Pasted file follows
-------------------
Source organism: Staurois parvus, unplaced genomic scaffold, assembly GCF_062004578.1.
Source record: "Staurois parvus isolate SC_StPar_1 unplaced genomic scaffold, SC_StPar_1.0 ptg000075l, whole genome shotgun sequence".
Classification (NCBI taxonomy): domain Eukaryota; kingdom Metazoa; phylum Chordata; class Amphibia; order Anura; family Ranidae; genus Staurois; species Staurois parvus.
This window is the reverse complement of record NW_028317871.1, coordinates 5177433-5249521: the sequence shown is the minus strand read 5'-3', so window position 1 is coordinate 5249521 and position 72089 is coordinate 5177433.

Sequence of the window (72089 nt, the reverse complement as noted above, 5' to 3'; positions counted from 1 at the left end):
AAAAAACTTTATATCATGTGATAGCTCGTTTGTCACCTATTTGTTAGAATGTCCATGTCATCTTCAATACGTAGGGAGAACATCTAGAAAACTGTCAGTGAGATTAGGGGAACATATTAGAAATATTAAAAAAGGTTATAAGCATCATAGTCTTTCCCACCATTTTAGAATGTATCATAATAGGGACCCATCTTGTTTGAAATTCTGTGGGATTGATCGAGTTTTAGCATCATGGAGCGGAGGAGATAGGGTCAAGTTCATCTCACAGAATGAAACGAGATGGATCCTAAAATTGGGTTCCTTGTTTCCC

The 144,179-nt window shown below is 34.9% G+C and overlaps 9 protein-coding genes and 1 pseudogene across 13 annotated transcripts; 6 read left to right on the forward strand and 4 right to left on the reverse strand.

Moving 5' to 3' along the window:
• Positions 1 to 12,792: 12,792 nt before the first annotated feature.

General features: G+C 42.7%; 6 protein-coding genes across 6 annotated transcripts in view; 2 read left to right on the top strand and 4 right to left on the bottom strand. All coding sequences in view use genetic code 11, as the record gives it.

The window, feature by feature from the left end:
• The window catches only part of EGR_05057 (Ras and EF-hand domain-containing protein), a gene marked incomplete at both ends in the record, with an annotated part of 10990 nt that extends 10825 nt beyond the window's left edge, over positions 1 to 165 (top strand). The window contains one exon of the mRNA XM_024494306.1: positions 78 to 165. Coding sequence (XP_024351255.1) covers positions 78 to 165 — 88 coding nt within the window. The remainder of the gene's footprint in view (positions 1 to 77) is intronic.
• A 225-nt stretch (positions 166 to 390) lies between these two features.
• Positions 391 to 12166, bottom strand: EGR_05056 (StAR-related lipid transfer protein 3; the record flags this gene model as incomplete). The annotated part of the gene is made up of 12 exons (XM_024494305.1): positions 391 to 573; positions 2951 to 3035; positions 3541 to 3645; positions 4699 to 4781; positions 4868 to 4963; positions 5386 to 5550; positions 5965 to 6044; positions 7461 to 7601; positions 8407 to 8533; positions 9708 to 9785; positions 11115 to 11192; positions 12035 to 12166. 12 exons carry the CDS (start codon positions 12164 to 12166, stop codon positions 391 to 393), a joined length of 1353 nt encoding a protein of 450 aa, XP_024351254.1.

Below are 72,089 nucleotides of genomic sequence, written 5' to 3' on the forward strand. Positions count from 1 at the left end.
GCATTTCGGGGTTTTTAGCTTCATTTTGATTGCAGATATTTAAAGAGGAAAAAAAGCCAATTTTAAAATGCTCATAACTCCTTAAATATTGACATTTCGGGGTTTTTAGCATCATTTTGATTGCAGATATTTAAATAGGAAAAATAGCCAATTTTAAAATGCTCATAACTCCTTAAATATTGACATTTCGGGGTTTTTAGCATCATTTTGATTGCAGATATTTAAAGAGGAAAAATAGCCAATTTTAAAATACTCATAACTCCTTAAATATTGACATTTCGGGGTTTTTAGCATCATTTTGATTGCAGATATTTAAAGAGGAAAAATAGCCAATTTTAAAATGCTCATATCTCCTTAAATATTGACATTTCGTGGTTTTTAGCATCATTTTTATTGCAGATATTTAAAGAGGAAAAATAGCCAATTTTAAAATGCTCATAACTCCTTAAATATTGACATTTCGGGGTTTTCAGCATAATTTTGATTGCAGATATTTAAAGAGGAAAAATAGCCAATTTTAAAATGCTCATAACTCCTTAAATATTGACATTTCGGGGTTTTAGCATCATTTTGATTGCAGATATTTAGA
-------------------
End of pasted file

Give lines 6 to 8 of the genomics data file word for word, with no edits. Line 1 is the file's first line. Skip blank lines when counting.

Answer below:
AAAAAACTTTATATCATGTGATAGCTCGTTTGTCACCTATTTGTTAGAATGTCCATGTCATCTTCAATACGTAGGGAGAACATCTAGAAAACTGTCAGTGAGATTAGGGGAACATATTAGAAATATTAAAAAAGGTTATAAGCATCATAGTCTTTCCCACCATTTTAGAATGTATCATAATAGGGACCCATCTTGTTTGAAATTCTGTGGGATTGATCGAGTTTTAGCATCATGGAGCGGAGGAGATAGGGTCAAGTTCATCTCACAGAATGAAACGAGATGGATCCTAAAATTGGGTTCCTTGTTTCCC

The 144,179-nt window shown below is 34.9% G+C and overlaps 9 protein-coding genes and 1 pseudogene across 13 annotated transcripts; 6 read left to right on the forward strand and 4 right to left on the reverse strand.

Moving 5' to 3' along the window: